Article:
Let's say you had a group of impoverished kids, living on about $1.00 (US) per day, and barely literate. Could they teach themselves how to operate a computer?
In 1999, Dr. Sugata Mitra placed a computer with a high speed Internet connection in a hole in a slum wall and left it there to be used, unsupervised, by children. What do you think happened?
20,000 school principals had told Dr. Mitra that this type of experiment would yield nothing. Yet, after replicating the experiment in slums throughout India and Cambodia, reaching over 40,000 children by 2004, in 2005, Dr. Mitra received India's highest award for Innovation in Information Technology, the Dewang Mehta Award.
Yes, the children taught themselves how to use a mouse, how to click on a link, how to find web sites:
We were watching on the surveillance camera. We noticed that one child would experiment with the mouse and by trial and error discover that by pressing down on a folder, a new icon would come up. He would then tell his friends of his discovery. They would then try it out. Another one would discover something else and pass on that information, and very soon the whole group knew how it worked. The best part of this experiment was that, despite the fact that the games and links on our computer were all in English, the children figured it out. It took them a little time to grasp the links between the icons and what they could do with it. We then tried out the same experiment in Shivpuri (MP) and Madantusi (UP) to see whether the same premise held for different geographical locations and cultural backgrounds.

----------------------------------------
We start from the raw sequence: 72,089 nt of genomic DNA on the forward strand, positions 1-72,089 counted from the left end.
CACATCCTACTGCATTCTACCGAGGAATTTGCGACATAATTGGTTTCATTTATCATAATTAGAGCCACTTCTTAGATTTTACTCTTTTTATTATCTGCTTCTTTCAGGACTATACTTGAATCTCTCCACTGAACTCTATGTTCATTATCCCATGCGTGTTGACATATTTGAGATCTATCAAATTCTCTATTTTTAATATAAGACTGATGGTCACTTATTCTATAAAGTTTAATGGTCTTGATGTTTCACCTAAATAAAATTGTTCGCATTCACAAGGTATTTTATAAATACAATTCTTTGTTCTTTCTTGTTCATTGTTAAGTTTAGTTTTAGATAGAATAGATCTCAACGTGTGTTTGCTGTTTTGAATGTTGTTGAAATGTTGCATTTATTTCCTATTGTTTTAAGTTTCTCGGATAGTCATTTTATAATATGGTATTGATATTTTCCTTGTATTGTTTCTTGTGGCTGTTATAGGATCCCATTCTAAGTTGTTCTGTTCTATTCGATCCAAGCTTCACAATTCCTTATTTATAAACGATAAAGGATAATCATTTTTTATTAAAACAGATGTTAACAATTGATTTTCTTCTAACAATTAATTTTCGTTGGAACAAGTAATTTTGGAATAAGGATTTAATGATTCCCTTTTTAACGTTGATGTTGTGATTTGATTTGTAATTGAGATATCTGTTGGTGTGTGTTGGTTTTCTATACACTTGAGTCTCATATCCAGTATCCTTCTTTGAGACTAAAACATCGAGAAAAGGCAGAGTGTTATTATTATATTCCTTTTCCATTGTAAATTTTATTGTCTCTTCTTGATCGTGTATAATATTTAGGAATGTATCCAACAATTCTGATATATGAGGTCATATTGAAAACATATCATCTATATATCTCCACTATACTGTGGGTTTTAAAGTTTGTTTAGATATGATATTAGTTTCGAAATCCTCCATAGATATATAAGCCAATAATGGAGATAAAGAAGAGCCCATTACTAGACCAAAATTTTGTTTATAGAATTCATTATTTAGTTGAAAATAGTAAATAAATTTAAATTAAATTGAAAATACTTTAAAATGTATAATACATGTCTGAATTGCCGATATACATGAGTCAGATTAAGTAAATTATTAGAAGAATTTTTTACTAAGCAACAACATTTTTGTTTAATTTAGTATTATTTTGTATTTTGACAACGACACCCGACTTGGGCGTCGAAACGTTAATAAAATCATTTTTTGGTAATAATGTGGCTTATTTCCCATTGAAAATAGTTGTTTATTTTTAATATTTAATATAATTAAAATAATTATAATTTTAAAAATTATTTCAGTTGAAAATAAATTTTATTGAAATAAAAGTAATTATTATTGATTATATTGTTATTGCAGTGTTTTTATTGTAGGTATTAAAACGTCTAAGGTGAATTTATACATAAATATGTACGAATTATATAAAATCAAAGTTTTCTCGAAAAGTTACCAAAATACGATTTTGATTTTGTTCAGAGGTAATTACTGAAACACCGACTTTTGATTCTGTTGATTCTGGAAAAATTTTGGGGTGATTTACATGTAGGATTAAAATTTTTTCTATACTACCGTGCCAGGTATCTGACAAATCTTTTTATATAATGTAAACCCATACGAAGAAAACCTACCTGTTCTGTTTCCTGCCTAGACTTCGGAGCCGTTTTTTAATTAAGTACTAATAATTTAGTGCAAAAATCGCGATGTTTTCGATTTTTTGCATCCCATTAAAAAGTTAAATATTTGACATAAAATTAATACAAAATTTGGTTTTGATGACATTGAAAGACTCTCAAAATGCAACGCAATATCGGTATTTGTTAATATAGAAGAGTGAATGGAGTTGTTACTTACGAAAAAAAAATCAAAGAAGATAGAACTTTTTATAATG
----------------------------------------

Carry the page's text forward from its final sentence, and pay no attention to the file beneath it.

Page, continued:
We underestimate kids' abilities and desire to learn. We don't necessarily have to break down lesson plans, schedule every minute, assess, and remediate. Sometimes, all we need to do is give them the opportunity to unleash their curiosity.
This experiment was initially brought to my attention by the Guy Kawasaki's Signal Without Noise Blog.